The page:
The nation's top mechanics are rejecting the recommendation by some in the auto field that cars can go 5,000 miles or more before oil is changed. National Institute for Auto-motive Service Excellence (ASE)-certified Master Automobile technicians weighed in on this and other issues in a survey conducted by Valvoline. The survey covered the controversial recommendation and trend toward longer intervals between oil changes, as well as the costs to car owners of delayed maintenance. "Certified Master Automobile Technicians are the best of the best," said ASE President Ron Weiner. "They are on the front lines of taking care of today's vehicles and they have definite thoughts on how motorists can participate in making their cars and trucks run better and last longer." Oil Change Frequency Mechanics view oil as the lifeblood of the car engine, with 84 percent saying not getting a regular oil change can cause the most problems for a vehicle, when compared to other maintenance issues. Sixty percent said the oil should be changed at 3,000 miles-the longtime, recommended standard. According to the survey, Valvoline remains the number one choice of ASE Master Automobile Technicians for use in their own cars and trucks, and is the brand of motor oil most recommended by them to customers, friends and relatives. "Changing oil with quality motor oil, like Valvoline, at regular intervals is the best way to prevent damage to your car's engine and keep more money in your pocket," said Valvoline Marketing Director Bryan Emrich. He added that regular oil changes protect the engine and reduce sludge, which can impact engine perfor-mance and cause costly repairs. Delayed Car Maintenance While car owners know, intellectually and intuitively, that regular maintenance is important to keeping their four-wheeled investment in safe condition and working order, the reality is that more and more Americans are not listening to conventional and proven wisdom. The vast majority of mechanics-87 percent-said they believe American car owners are putting off routine maintenance, mostly for cost reasons. Ironically, they overwhelmingly said-at 97 percent-that delayed care will cost an owner much more in the long run, as problems left unattended can multiply and lead to other issues.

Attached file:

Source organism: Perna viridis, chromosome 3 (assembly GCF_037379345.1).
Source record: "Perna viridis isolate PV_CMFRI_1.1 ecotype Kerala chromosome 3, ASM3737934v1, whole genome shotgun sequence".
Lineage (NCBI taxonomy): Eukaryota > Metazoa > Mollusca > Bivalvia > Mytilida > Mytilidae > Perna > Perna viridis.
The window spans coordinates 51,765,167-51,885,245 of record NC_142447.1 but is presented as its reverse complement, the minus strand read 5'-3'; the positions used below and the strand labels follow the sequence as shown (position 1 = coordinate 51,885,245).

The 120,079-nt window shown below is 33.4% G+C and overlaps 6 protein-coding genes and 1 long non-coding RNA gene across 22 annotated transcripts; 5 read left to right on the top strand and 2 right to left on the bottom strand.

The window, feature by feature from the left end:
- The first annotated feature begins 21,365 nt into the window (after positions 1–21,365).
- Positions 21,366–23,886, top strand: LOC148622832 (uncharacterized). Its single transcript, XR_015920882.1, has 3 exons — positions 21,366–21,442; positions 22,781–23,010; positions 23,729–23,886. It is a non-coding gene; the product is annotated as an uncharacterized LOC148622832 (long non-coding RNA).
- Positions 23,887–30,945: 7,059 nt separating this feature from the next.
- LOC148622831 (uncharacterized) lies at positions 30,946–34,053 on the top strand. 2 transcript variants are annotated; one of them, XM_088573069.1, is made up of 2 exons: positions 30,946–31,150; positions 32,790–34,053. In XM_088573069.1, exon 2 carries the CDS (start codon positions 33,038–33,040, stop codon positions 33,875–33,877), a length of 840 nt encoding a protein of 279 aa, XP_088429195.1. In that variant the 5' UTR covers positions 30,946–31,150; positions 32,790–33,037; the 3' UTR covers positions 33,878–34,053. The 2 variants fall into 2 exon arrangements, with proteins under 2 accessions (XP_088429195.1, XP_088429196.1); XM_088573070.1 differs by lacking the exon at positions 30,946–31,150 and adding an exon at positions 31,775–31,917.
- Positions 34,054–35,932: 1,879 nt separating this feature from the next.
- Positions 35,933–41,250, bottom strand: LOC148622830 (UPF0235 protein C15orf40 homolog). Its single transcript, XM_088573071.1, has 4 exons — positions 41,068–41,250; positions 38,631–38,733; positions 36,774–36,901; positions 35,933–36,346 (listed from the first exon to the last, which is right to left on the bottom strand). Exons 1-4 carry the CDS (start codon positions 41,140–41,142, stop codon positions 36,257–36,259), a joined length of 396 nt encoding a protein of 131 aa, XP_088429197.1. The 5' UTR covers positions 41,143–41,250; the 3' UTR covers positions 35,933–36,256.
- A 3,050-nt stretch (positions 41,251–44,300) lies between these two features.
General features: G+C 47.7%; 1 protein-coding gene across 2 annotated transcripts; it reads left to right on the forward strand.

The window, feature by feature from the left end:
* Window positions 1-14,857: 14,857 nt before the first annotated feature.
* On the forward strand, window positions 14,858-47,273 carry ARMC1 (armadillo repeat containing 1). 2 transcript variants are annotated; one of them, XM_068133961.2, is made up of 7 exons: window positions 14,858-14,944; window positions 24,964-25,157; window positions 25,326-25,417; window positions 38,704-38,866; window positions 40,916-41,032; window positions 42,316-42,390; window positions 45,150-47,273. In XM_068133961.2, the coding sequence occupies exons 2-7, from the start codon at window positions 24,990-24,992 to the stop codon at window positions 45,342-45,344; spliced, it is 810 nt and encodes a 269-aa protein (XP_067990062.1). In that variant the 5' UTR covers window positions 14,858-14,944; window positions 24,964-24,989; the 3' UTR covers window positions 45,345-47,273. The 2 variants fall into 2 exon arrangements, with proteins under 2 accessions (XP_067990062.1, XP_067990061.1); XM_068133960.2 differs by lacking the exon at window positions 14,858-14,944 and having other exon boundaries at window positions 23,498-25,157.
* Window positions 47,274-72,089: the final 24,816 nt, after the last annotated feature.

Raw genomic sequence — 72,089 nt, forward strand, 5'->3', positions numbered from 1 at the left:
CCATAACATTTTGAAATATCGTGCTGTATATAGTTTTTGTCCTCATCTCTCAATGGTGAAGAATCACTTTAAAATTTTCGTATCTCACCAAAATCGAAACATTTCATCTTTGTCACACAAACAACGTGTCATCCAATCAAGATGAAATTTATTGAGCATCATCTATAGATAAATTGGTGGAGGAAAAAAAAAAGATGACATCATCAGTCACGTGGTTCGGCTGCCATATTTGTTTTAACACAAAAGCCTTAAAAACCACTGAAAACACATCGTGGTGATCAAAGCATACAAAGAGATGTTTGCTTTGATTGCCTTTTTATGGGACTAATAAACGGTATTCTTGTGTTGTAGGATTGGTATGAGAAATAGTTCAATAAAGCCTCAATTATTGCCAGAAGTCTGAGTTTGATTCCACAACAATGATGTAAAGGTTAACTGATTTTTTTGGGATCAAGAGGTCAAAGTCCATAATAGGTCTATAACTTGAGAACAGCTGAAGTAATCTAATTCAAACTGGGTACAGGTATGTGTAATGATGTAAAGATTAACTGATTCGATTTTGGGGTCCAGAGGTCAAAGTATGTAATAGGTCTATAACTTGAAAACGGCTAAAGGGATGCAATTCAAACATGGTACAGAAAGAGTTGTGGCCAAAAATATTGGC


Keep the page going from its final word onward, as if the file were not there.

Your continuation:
What Is An Damage Repair Estimate? - Auto Estimating Part 1
The insurance companies nickel and dime them at every turn and they are made to give them at time ridiculous discounts to get any business. That’s why having an auto body shop in your corner can’t be stressed enough.
Nevertheless, all an auto body shop should be on is your side and corners should not be cut at your expense and being watchful is just a smart way to go.
Your Auto Body Shop In Madison Should Help You With What Car Needs Exactly?
>> I'm Chad.
I'm a second-year student here at DCTC.
I've been an apprentice at ABRA inBloomington for just about a year, now.
Doing some frame damage,here, repair on a 2005 Ford.
Three door, got hit here,and this here was the main impact.
We've already cut the reinforcementand impact bar off.
Now, we're going to be pulling onthis frame here, to get it straight, using the three-dimensionalmeasurement system to make sure that everything else is inline where it should be.
>> I'm Gerry Rainford.
I'm a second-year instructor here,at Dakota County Technical College.
Chad's a typical second-year student, wherewe get into different levels of repair needs, from just simple door repair to, well, you cansee here, is a full unibody reconstruction.
Mechanical aspects, as well.
Getting into the air conditioning andother mechanical systems on the vehicle.
This is kind of the way that once we havethe vehicle anchored on our frame rack.
We come through and we can actually do pull out.
We're going to be doing a light pull,this morning on the unibody structure.
We're going to see if we can't repair the rails.
Typically, when they're kinked to thispoint, we would do a replacement procedure.
But we're going to see ifwe can't repair them, today.
So, we'll just kind of talk as we go through it.
And we'll see if we can getthe rails to come out.
So, Chad, please take over from here.
>> All right.
I'm going to be using these towers, here, thatare capable of pulling 10,000 pounds apiece.